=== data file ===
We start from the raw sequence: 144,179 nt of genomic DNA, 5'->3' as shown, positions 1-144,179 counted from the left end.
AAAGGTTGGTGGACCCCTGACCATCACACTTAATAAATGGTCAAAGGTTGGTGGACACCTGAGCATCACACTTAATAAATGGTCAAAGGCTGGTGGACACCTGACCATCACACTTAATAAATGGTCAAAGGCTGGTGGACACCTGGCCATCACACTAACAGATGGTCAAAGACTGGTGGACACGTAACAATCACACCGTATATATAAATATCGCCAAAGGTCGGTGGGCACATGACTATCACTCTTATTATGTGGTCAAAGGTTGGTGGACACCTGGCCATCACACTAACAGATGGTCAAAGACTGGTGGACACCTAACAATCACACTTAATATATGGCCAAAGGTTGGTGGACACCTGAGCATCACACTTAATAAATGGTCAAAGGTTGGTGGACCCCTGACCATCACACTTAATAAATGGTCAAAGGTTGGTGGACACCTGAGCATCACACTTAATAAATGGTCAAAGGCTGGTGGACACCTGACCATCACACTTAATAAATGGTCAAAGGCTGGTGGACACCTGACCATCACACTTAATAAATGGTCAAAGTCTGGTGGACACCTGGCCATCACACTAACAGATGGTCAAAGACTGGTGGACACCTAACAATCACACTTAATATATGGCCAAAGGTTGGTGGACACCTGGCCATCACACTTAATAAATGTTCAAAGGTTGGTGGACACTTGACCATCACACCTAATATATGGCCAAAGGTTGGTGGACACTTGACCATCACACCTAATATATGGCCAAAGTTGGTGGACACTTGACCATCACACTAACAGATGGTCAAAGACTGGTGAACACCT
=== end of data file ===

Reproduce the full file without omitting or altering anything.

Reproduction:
We start from the raw sequence: 144,179 nt of genomic DNA, 5'->3' as shown, positions 1-144,179 counted from the left end.
AAAGGTTGGTGGACCCCTGACCATCACACTTAATAAATGGTCAAAGGTTGGTGGACACCTGAGCATCACACTTAATAAATGGTCAAAGGCTGGTGGACACCTGACCATCACACTTAATAAATGGTCAAAGGCTGGTGGACACCTGGCCATCACACTAACAGATGGTCAAAGACTGGTGGACACGTAACAATCACACCGTATATATAAATATCGCCAAAGGTCGGTGGGCACATGACTATCACTCTTATTATGTGGTCAAAGGTTGGTGGACACCTGGCCATCACACTAACAGATGGTCAAAGACTGGTGGACACCTAACAATCACACTTAATATATGGCCAAAGGTTGGTGGACACCTGAGCATCACACTTAATAAATGGTCAAAGGTTGGTGGACCCCTGACCATCACACTTAATAAATGGTCAAAGGTTGGTGGACACCTGAGCATCACACTTAATAAATGGTCAAAGGCTGGTGGACACCTGACCATCACACTTAATAAATGGTCAAAGGCTGGTGGACACCTGACCATCACACTTAATAAATGGTCAAAGTCTGGTGGACACCTGGCCATCACACTAACAGATGGTCAAAGACTGGTGGACACCTAACAATCACACTTAATATATGGCCAAAGGTTGGTGGACACCTGGCCATCACACTTAATAAATGTTCAAAGGTTGGTGGACACTTGACCATCACACCTAATATATGGCCAAAGGTTGGTGGACACTTGACCATCACACCTAATATATGGCCAAAGTTGGTGGACACTTGACCATCACACTAACAGATGGTCAAAGACTGGTGAACACCT